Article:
If you run the following command on a Linux/Unix machine, among other things, you get a prompt for a password:

$ ssh-keygen -t dsa
Enter passphrase (empty for no passphrase): 

What does adding a password to your SSH key actually do? Is it more secure to use a password when prompted?

  • 1
    2022 update: The command should be 'ssh-keygen -t ed25519' unless you've got some really ancient machines.
    – Navin
    Commented Apr 11, 2022 at 1:30

4 Answers 4


Adding a password to your SSH key means that the private key will be stored encrypted on your local machine. That private key is a rather sensitive secret since knowing that key grants access to all servers on which you registered the corresponding public key (in your .ssh/authorized_keys file).

Secrets in local files can be plundered by attackers in various occasions:

  • Your laptop is stolen.
  • Your harddisk breaks down (it happens) and you discard it, and the attacker retrieves it from your dumpster, repairs it (e.g. the broken part was the electronic board, and the attacker simply replaces it), and reads your files.
  • You make a backup of your files on some external device (USB drive, tape...) and the attacker steals it.
  • Some malware on your machine takes a peek at your files and uploads your private keys to a server in Uzbekistan.
  • Through some unfortunate configuration mishap, you make your files available to the world at large (e.g. with disk sharing, or with a local Web server which was not correctly setup).
  • A vulnerability in your Web browser temporarily allows evil-minded Javascript to read and upload some arbitrary files, e.g. your SSH private keys.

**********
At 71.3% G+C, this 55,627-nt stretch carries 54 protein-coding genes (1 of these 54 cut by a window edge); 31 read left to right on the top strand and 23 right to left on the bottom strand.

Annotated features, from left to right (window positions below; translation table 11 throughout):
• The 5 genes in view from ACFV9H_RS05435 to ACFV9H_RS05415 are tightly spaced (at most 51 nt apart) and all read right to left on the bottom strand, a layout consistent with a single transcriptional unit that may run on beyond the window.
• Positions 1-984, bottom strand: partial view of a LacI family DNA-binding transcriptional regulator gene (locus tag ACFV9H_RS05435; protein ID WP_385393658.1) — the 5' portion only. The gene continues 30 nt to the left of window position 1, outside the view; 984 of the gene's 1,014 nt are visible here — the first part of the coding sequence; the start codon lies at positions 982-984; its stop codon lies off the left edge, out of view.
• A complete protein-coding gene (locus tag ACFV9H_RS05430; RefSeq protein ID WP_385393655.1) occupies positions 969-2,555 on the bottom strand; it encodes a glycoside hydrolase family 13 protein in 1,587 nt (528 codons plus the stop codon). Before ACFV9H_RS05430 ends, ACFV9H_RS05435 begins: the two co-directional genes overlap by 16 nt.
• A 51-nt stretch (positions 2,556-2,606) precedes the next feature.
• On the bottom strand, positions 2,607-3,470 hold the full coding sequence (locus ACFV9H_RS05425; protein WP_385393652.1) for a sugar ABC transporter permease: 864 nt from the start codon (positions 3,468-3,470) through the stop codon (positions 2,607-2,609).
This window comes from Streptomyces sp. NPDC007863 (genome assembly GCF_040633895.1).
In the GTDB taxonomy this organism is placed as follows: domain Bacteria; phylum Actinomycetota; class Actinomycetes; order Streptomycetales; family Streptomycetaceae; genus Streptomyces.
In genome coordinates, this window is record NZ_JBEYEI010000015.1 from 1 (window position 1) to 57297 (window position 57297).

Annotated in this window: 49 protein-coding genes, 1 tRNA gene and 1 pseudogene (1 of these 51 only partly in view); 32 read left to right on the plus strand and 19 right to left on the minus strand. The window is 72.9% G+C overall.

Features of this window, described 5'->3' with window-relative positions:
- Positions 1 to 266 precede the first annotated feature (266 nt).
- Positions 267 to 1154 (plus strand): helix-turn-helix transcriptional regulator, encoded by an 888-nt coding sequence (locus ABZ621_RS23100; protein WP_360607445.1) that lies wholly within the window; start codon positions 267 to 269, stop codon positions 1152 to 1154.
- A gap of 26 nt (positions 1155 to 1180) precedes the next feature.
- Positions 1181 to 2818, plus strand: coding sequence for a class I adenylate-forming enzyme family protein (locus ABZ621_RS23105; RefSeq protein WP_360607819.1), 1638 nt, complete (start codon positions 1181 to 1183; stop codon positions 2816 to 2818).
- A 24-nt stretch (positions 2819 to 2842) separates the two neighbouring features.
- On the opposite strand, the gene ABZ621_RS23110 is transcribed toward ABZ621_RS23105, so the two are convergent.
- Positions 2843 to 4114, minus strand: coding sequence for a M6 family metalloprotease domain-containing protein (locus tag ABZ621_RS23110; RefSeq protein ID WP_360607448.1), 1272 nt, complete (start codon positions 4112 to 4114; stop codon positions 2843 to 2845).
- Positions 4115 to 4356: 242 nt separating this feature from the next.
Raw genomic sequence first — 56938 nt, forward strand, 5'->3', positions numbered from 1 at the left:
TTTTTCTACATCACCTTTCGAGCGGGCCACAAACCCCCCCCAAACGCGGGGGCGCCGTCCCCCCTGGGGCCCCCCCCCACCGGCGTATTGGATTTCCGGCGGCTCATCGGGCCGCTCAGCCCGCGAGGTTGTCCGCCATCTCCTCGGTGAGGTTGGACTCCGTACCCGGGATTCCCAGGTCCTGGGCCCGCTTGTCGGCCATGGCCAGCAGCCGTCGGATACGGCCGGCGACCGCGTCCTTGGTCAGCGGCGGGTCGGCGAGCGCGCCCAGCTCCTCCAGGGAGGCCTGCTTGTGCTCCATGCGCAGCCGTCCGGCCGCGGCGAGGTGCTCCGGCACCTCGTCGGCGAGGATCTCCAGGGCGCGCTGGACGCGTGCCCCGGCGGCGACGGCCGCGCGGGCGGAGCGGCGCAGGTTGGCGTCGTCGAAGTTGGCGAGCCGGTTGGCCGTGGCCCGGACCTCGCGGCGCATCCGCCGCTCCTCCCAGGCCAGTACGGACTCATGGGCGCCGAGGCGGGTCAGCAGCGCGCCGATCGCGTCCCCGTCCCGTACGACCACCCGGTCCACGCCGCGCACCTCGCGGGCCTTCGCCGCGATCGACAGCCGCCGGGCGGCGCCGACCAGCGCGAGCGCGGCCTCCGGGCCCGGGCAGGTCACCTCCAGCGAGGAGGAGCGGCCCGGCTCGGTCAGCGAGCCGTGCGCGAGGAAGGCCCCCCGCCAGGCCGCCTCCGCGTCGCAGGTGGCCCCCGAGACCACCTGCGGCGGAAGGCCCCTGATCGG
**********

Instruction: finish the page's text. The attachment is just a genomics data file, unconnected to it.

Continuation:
This list is not exhaustive. In all these occasions, password-based encryption of your SSH private key will make the life harder for the attacker. Note that your files are likely to contain other sensitive information as well, so SSH private key encryption is not sufficient to reach the beatitude of absolute security; however, it helps.

Of course, there is nothing completely free. If you use a password to protect the on-disk storage of your private key, then you will have to type that password on a regular basis. As usual, security and convenience are two sides of a trade-off.


Many users do not encrypt their hard drive. If you leave an ssh private key on an unencrypted hard drive, anyone with physical access to the hard drive can come along and steal your private key.1 Then they can use this key (along with computers you frequently connect to with that key taken from ~/.ssh/config, ~/.ssh/known_hosts, ~/.history) to connect to a bunch of other machines you have access to, which is generally a very bad thing.

Granted, if you have physical access to the machine with the private key stored on it for long enough, it is also possible with little more effort to install a hardware keylogger and capture the passphrase to the private key/encrypted drive, assuming the user cannot notice that you tampered with it.

1 All an attacker has to do is either take out the hard drive from the machine and either mount it externally in another machine or boot into another operating system (e.g., from a live CD/USB/OS), or just boot into single user mode. Then they can copy the private ssh key even if the read permissions were limited in the original OS and the login for the user with read permissions had a very strong password.


It prevents root or other users who might have access to your key file (by design, by accident, or by privlege escalation) from using your key to log into other systems.

  • Just to be clear, this protects the private key (usually stored as id_dsa), and adds no visible effect or requirement on the public key that I send to others, correct?
    – IQAndreas
    Commented May 21, 2014 at 20:24
  • 1
    Correct, the passphrase to the private key file lets a process access the private key. Think of it as a tiny encrypted volume. The id_rsa file, with a passphrase, has the encrypted private key value stored inside it; the passphrase is how that stored key is decrypted and exposed.
    – 0xSheepdog